With a general taste for unusual projects and a keen desire to help those in desperate circumstances, he was willing to put all other commitments to the side and endure terrible English and sleep-deprivation in order to help his protégées meet university-internal deadlines. Michael’s supervision was a mix of thorough, conceptually challenging and/or jestful, always beautifully written notes on printed versions of the submitted texts in which he unified English common sense, (ancient) Greek realism and Hegelian idealist notions with pub style anecdotes and delightful plays on words. In conversation, he could make one experience the serene, timeless quality of philosophical thought, rendering accessible a realm where the finite is appearance.
Dealing with philosophical traditions where any sentence without an at least third level sub clause and newly minted or creatively re-interpreted vocabulary is considered all too obvious, the density and elegance of his writing seemed to prove that the most deep and speculative truth can be expressed clearly. He thus elegantly united the strengths of the analytic and continental traditions whilst avoiding their weaknesses. His style was the embodiment of what Heraclitus describes as ‘without omission or needless explanation’ and his texts displayed much affection for universality-imbued particulars, while he would cherish mere particulars for their perceived oddity and absurdity.
Throughout, Michael retained his own philosophical voice and a respectful and often humorous distance to his authors of interest, while his never one-sided remarks on the politics and private lives of politicians such as Churchill and Disraeli and philosophers such as the early Hegel and Heidegger could be damning and thoroughly entertaining at once. Imbued with a healthy sense of competition, he keenly observed the activities of his academic peers and read what seemed like the entire body of their work. His numerous literature reviews brought a rare focus on the essential and an amicable sense of humour to a literary genre that is frequently defined by uninformative niceties or all too personal misgivings.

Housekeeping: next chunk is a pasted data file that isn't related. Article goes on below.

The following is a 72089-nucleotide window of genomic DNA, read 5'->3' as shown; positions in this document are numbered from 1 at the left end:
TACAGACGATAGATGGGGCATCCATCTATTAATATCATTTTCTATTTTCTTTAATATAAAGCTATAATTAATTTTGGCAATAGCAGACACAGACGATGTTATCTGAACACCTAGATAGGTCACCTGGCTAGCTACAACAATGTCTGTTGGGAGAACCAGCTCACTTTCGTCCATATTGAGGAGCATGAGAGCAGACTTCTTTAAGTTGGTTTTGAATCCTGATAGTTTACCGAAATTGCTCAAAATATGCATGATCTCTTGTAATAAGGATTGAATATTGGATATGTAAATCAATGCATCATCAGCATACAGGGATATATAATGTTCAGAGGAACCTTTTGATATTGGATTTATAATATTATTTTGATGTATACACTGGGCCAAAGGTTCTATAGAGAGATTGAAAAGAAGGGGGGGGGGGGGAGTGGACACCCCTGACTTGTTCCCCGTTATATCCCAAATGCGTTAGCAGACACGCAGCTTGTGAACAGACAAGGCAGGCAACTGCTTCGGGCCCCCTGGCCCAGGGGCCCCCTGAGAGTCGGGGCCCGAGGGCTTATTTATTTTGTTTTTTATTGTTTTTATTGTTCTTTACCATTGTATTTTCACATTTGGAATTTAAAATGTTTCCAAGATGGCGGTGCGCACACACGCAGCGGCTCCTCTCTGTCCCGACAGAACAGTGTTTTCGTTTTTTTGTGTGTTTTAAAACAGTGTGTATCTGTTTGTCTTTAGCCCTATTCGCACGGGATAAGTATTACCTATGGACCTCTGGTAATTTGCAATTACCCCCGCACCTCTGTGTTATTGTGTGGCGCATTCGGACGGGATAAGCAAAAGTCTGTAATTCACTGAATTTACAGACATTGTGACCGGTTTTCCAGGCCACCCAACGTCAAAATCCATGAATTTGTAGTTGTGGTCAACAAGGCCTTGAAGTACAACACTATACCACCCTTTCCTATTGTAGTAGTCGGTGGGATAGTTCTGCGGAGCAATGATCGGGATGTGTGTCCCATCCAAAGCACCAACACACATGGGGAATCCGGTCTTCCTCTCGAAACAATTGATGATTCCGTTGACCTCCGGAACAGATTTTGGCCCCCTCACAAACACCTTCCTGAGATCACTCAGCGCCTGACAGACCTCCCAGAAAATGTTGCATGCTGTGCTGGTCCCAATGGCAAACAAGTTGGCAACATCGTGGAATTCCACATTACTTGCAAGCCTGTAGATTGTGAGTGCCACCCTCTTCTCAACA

It speaks to his character that although Michael’s appreciation of privacy and prolonged contemplation and his utter lack of vanity made him loathe attending conferences, he graciously accepted invitations when he felt that it would please the hosts. Once surrounded by people, his warm personality, soothing voice, charm, wit and humour enriched every social occasion I was able to witness him at, making me marvel how someone so intellectually and socially competent could be so shy at the same time. One might wonder who will assume his mantle and keep tastefully reminding the philosophical world of what ultimately matters by lived example.
In one of his last publications, Michael dealt with the concept of death and his essay’s dramatic structure suggests that the kind of eternity he felt sympathy for was the one manifest in an authentically lived life:
“To say that a spirit is immortal does not mean, for Hegel, that it is of endless duration or even that it endures beyond the death of the body. The spirit’s immortality consists in its ‘eternity’ […] The spirit is eternal in virtue of its present state rather than its future state—its freedom, self-consciousness, and ‘universality’. On Hegel’s account of immortality, it would make no sense to suggest that spirits communicate with each other after death or that belief in immortality might lead to a devaluation of earthly life.”
In whatever sense he now resides elsewhere, nowhere or still with us, Michael’s passing means that one of philosophy’s most obviously eternal individuals has left a stage, and we are much poorer for it.
 The thoughts presented here are based on the experience I had with Mr. Inwood due to his taking on the role of DPhil supervisor from 2007-2012 and the professional and personal meetings and exchanges thereafter.